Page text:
With this update of Volume Butler I took a look at the application as a whole and wondered how I can make it simpler but still just as smart. I am painfully aware that Volume Butler has a learning curve and that can discourage many people from understanding how useful automated volumes can be.
Since Volume Butler was written so long ago I knew that the code was in pretty bad shape. I started the app when I was doing .NET and finished it before I ever had my first paying job as an Android developer. So lots of the code looked like .NET, was buggy, had lots of duplication, and inconsistent as a result.
The fist step was to take a loot at Androids new RecyclerView. This is a tool that helps make lists of things run smoother and with less code. All of Volume Butler now runs on the Recycler View and it has made life SOOOO much easier. I was able to break apart the differences between features and keep all the common things to reduce my code by up to 40%. This will make finding and fixing bugs vastly easier and much quicker.
Some of the styling was out of date and inconsistent. This was altered using Android Styles and toning down how much navy blue the app was using. Also the cards were modified to use Androids CardView library with a slight modification adding the three dots in the bottom right corner. These dots provide some functionality that previously existed by long-pressing. Let’s be honest, long-pressing is bad. It’s bad because no one knows you can long-press and it turns into a guessing game. The three dots are great because its a consistent way to hint to the user, “Hey you can press this and something will happen.”
Next was the way I was doing database access. Volume Butlers database is pretty large for a mobile application. Lots of tablets, which inter-relate. For example if you delete a Profile and that profile belongs to a Schedule, Quick Schedule, and Location all of those must also be deleted. It’s complicated and tricky to make sure everything is working correctly. I broke out all my database methods into separate controllers which allowed for more compartmentalization. When this was done I could compare the way Schedules was doing database access in comparison to how profiles was doing database access. This simplified how the code was written and provided a more common way to do database access.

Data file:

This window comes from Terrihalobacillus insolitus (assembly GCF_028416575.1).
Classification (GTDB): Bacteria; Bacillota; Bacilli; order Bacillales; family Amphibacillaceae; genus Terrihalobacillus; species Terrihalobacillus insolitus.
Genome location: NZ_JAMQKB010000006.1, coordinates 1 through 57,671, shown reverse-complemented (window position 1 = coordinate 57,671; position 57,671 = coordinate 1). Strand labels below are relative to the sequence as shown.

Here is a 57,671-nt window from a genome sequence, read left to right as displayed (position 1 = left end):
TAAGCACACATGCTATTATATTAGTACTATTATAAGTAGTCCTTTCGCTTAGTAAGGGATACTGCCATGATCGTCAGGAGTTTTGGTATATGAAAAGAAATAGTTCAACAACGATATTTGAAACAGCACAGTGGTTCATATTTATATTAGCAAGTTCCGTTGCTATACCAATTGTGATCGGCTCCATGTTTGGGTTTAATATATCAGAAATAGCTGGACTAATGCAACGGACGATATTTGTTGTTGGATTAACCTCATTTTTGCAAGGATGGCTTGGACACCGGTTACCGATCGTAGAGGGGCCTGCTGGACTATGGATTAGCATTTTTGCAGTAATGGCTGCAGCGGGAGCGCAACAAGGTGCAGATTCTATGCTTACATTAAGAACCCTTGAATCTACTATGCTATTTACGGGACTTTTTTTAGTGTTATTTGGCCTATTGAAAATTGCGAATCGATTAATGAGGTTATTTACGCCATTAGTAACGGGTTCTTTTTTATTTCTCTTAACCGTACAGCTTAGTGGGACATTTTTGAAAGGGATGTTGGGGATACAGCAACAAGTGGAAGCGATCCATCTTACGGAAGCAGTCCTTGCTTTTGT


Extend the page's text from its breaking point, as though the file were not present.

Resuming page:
Next my app structure sucked. Looking at how I structured things I wonder what I was thinking. That all got refactored into a more logical order so finding and fixing this is faster.
Perhaps one of the most helpful things that came out of the 1.6.1 release is bug fixes. Going through each line of code and reviewing, refactoring, reordering, removing, and any other re<fill in the blank> helped me find lots of bugs. Several of which were pretty critical. I went out and bought a Samsung phone (For the record I despise their phones) so I could find all the bugs that are specific to Samsung. I found about 7 critical bugs that I could only reproduce on their phones. Kind of a joke.
The Android Support Library was also updated as was Google Play Services. This broke Maps, Locations, Activity Recognition, Wear, and a few other things. I recognize I was out of date a bit but that was a lot of work to just get current. Along with updating these Services I also added the Places API so you can search by address for the place you want to add a location too. This is fairly simple but I was lazy and didn’t see the effort worth the cost.
Future updates will include ways to bother people just enough to get them to buy the app. For such an advanced app that is so useful not a lot of people buy into it. Partly my fault for not marketing and for thinking people are smart. Since there is a learning curve it’s a hard sell. Weird that something that you’ll use every day for years and costs a few dollars is less important that a fast food hamburger that will be digested in a day or two.
I’m rambling, so happy update to Volume Butler 1.6.1.